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Pulmonary Disease Caused by Mycobacterium marseillense, Italy - Volume 20, Number 10—October 2014 - Emerging Infectious Disease journal - CDC

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Pulmonary Disease Caused by Mycobacterium marseillense, Italy - Volume 20, Number 10—October 2014 - Emerging Infectious Disease journal - CDC

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Volume 20, Number 10—October 2014


Pulmonary Disease Caused by Mycobacterium marseillense, Italy

To the EditorMycobacterium marseillense was recently described as a new species belonging to theMycobacterium avium complex (MAC) (1). We describe a case of pulmonary disease caused by M. marseillense in an immunocompetent patient. All strains isolated from the patient were preliminarily identified as M. intracellulare; however, a retrospective molecular analysis corrected the identification to M. marseillense.
Thumbnail of High-resolution computed tomographic chest images of a man with prolonged pulmonary disease caused by Mycobacterium marseillense, Italy. A) October 6, 2005. Bilateral bronchiectasis, mainly in the middle lobe and lingula, associated with multiple nodules and middle lobe consolidation. B) June 7, 2010. Increased micronodular opacities, mainly in the right middle and lower lobes, and a worsening of the bronchiectasis. C) August 3, 2013. Persistence of nodular component, cavitation, an
Figure. High-resolution computed tomographic chest images of a man with prolonged pulmonary disease caused byMycobacterium marseillense,Italy. A) October 6, 2005. Bilateral bronchiectasis, mainly in the middle lobe and lingula, associated...
In December 2005, a 65-year-old man was admitted to the University Hospital, Modena, Italy, with a 2-week history of fever, cough, and hemoptysis. Physical examination detected diffuse rales, and chest radiographs showed a diffuse nodular opacity and bronchial thickening, confirmed by high-resolution computed tomography (CT) of the chest (Figure, panel A). The patient had experienced several previous episodes of hemoptysis and persistent productive cough since 1998, and tubular bronchiectasis had been detected on previous high-resolution CT images. The patient had a history of thalassemia minor, was HIV negative, and was formerly a mild smoker (10 cigarettes/day for 4 years during his youth). He had no chronic disorders and no history of immunosuppressive-drug or alcohol use.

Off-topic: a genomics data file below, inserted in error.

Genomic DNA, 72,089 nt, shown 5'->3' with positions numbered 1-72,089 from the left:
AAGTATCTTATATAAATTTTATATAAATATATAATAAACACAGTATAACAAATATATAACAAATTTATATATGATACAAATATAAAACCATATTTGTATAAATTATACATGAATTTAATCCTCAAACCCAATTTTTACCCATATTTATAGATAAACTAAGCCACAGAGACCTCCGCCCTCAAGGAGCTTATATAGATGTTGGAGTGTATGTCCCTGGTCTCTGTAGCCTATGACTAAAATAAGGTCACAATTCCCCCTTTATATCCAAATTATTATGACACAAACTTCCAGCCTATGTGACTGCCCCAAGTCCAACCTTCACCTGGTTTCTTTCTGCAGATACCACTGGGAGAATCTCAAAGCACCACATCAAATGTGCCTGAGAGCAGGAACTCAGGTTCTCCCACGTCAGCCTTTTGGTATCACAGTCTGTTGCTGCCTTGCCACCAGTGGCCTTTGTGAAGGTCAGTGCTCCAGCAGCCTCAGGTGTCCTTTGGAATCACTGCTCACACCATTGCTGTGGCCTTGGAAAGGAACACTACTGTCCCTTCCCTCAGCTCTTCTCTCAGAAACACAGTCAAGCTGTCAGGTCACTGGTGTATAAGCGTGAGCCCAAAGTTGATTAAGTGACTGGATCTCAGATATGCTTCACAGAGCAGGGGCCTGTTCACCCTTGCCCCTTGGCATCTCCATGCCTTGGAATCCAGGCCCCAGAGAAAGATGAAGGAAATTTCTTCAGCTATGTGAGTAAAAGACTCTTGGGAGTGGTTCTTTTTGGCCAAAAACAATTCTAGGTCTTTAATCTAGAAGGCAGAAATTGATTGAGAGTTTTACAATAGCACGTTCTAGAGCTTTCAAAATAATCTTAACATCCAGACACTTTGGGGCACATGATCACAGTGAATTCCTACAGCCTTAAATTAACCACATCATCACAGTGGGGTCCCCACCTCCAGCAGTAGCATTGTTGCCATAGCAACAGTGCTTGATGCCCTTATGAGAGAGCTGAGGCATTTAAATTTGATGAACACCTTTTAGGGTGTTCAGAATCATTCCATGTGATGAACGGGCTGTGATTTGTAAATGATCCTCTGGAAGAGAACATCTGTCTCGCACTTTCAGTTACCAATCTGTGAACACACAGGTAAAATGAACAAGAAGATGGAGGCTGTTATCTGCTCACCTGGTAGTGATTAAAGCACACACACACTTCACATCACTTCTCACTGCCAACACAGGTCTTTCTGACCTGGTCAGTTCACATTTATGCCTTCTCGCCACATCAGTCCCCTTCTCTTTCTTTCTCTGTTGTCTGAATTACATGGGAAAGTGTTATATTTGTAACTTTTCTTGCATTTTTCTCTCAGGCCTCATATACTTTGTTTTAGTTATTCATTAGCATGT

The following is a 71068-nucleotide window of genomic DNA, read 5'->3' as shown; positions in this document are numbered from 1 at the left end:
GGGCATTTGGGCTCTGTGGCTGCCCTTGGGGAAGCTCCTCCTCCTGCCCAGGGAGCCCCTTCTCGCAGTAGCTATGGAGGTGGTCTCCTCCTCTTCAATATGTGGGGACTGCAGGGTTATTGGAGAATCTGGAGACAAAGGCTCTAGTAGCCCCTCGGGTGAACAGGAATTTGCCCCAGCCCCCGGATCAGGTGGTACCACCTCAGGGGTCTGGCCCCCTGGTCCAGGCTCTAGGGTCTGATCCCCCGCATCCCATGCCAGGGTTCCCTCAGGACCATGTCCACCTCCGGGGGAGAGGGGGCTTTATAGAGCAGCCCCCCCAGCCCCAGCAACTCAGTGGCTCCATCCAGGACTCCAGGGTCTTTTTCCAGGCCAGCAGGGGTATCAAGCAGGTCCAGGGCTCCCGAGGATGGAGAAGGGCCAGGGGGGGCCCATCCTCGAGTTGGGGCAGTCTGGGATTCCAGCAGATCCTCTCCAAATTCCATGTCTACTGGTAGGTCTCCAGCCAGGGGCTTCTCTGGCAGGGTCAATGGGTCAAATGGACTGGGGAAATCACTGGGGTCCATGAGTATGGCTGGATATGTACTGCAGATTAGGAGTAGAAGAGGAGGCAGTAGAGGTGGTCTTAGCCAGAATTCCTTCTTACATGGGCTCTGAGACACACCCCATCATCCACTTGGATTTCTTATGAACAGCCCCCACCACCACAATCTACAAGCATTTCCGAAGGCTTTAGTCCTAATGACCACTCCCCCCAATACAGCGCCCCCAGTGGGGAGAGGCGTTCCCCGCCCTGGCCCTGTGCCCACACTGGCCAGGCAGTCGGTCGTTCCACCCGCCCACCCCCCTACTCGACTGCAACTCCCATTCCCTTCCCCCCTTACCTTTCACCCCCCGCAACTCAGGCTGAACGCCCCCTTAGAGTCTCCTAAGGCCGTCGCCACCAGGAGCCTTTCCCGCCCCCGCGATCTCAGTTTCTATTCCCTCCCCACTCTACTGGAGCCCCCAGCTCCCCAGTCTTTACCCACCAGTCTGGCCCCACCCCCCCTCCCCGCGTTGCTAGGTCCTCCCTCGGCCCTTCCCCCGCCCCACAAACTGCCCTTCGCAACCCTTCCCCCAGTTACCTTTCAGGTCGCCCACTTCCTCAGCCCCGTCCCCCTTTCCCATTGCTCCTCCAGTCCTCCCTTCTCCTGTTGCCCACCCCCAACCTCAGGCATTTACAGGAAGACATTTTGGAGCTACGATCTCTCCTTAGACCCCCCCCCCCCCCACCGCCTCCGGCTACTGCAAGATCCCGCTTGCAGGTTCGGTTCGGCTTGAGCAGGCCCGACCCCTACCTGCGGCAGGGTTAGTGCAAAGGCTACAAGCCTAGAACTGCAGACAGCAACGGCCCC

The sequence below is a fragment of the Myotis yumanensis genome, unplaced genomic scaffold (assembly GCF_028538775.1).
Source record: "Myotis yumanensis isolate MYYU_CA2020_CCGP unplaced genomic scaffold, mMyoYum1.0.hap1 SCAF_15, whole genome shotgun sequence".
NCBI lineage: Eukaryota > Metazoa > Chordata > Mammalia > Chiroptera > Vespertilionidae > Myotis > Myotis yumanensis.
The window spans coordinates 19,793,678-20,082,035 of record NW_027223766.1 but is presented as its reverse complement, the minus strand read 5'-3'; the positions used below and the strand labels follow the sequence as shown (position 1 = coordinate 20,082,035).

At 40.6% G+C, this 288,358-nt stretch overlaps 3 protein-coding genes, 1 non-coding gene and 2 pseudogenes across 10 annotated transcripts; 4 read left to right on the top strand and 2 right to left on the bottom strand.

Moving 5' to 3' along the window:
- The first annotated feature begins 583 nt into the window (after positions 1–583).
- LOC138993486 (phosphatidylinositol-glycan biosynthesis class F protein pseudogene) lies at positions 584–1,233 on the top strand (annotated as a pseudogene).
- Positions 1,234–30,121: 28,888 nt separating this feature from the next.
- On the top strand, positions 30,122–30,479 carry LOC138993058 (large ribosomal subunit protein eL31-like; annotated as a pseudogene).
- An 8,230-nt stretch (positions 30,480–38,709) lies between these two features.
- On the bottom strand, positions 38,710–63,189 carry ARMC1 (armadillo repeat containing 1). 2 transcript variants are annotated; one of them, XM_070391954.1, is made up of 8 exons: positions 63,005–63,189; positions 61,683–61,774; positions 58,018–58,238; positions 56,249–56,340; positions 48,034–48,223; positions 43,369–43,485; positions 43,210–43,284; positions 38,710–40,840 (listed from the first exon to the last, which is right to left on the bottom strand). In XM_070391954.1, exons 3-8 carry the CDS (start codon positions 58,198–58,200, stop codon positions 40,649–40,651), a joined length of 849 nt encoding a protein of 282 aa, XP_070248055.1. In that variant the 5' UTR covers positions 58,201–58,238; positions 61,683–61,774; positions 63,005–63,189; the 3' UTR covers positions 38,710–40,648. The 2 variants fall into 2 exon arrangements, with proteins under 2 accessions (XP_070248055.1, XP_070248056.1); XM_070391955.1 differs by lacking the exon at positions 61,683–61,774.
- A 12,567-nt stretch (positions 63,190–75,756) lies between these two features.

Bacterial and fungal cultures and a smear for acid-fast bacilli performed on a bronchoalveolar lavage (BAL) sample were all negative. A nontuberculous mycobacterium strain was isolated by culture and preliminarily identified as M. intracellulare by using the GenoType Mycobacterium CM/AS Kit (Hain Lifesciences, Nehren, Germany). At that time, a drug susceptibility test for isoniazid, rifampin, streptomycin, and ethambutol was improperly performed (i.e., was not applicable for MAC) by using the agar proportion method; sensitivity information for macrolides was unavailable. The strain was resistant to ethambutol and susceptible to the other drugs. The physician prescribed rifampin, isoniazid, and amikacin. After remission of fever and hemoptysis and improvement of chronic cough, the patient was discharged from the hospital.
In March 2006, he was readmitted to the hospital for worsening of his condition and onset of side effects associated with rifampin and isoniazid use. The treatment was discontinued and replaced by levofloxacin, terizidone, and azithromycin, which resulted in remission of symptoms. This therapy was continued after hospital discharge.
In 2007, the patient was twice admitted for follow-up and microbiological testing to determine bacteriologic status. All 3 separate sputum samples were negative for mycobacteria, other bacteria, and fungi. However, BAL sample culture results were positive for the same mycobacterium despite continued therapy with levofloxacin, terizidone, and azithromycin.